The recent investigation by Pulse that found GPs were being offered financial incentives by CCGs to reduce their rate of referrals should send alarm bells ringing at NHS England. Not only does it suggest a fundamental misunderstanding of how to interpret different referral rates, but much more importantly, a sign that CCGs are willing to take actions to contain costs without fully thinking through the potential risk to patients.
Why should you never aim to deliver a particular referral rate?
It is easy to see the attraction of encouraging GPs to aim for the lowest rates of referral in their area. As my King’s Fund analysis from 2010 found, there can be up to a ten-fold variation between rates of referral at practice level. A strategy that aims to ensure all practices refer at the rates of the lowest practices would look financially very attractive. But it is not that simple.
Many factors influence the rates of referral, not only the type of patients a practice serves but the confidence and skills of the GPs in that practice. And advanced skills don’t always mean low rates of referral. A counterintuitive finding from the introduction of GPs with a Special Interest (GPwSIs) was that in some cases rates of referral went up as the GPwSIs were more attuned to spotting the patients requiring specialist care. We also know that many patients with cancer and kidney disease are referred late. These late referrals are life threatening. So there is strong evidence that under-referral is just as much of a problem as over-referral. In this context it is dangerous to introduce blanket financial incentives to reduce referrals.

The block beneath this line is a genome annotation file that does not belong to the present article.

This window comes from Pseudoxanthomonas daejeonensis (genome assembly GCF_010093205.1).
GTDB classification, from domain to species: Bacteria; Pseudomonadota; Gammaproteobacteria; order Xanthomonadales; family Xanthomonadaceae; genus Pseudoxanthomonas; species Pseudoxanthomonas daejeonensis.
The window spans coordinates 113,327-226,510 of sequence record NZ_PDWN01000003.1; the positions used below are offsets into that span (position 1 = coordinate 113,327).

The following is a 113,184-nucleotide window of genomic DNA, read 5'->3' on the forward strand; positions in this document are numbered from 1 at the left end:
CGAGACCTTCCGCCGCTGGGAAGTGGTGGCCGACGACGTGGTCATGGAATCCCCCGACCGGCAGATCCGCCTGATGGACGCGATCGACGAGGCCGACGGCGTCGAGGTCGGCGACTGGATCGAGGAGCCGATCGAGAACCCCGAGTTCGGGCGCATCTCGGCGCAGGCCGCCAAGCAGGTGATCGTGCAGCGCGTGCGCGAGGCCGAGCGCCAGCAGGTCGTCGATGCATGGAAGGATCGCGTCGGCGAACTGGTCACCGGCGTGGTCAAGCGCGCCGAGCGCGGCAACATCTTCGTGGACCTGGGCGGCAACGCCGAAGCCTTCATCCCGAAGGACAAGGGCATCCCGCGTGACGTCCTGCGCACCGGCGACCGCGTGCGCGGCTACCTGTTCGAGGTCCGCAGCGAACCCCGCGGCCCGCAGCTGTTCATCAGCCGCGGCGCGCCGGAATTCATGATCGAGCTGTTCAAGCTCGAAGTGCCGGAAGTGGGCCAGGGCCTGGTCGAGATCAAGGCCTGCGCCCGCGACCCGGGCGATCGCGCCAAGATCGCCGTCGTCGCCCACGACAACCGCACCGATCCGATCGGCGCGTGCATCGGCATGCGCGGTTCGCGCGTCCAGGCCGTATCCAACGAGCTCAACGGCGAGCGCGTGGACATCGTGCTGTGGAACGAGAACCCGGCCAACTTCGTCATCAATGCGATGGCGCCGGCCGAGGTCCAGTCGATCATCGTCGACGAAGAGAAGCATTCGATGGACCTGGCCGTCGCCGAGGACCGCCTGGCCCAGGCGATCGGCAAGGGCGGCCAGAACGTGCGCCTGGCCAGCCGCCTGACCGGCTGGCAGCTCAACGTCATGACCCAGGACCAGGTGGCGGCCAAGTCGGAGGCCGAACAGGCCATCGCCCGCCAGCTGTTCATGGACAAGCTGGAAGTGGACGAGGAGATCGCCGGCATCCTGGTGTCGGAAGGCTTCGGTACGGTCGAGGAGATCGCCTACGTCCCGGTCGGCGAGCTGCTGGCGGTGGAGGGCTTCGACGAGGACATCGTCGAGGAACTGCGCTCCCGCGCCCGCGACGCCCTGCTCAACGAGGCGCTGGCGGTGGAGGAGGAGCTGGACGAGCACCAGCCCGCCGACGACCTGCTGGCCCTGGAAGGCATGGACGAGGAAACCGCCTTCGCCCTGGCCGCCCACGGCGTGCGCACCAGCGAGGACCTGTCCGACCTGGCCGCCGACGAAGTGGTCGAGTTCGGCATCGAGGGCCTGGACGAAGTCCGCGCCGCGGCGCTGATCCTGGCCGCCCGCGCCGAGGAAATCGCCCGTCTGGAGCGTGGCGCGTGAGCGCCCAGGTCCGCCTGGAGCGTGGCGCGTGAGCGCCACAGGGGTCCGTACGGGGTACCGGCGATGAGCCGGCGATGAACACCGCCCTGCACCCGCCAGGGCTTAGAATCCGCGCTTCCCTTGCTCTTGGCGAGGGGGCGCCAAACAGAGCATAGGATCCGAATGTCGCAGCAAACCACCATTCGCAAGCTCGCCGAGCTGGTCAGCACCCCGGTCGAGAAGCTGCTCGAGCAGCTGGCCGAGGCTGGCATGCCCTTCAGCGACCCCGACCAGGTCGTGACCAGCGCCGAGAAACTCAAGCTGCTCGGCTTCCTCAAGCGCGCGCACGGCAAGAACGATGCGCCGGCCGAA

So what can you do to improve the quality of referrals?
My research concluded that the best way to manage referrals is to ensure that each practice systematically reviews and audits the referrals it makes. This may include looking at how their rates of referrals compare to comparable practices – but the rate of referral should be seen as a 'tin-opener' to trigger discussion rather than a number on a 'dial' of performance. Close working is also needed between primary and secondary care clinicians to develop clear referral criteria and evidence based guidelines. The ability to follow guidelines will become considerably easier as clinical decision support tools become embedded in GP clinical information systems. A good audit process will unpack training and development needs in GPs and not only improve referrals but enhance a GP’s clinical skills and decision-making.
Changing referral behaviour is a major change management task that requires strong clinical leadership from both primary and secondary care, not something to be left the blunt instrument of a blanket financial incentive.
A version of this blog first appeared in Pulse today.
Imison C (2015) ‘Blanket financial incentives to reduce referrals could harm patients’. Nuffield Trust comment, 13 October 2015. https://www.nuffieldtrust.org.uk/news-item/blanket-financial-incentives-to-reduce-referrals-could-harm-patients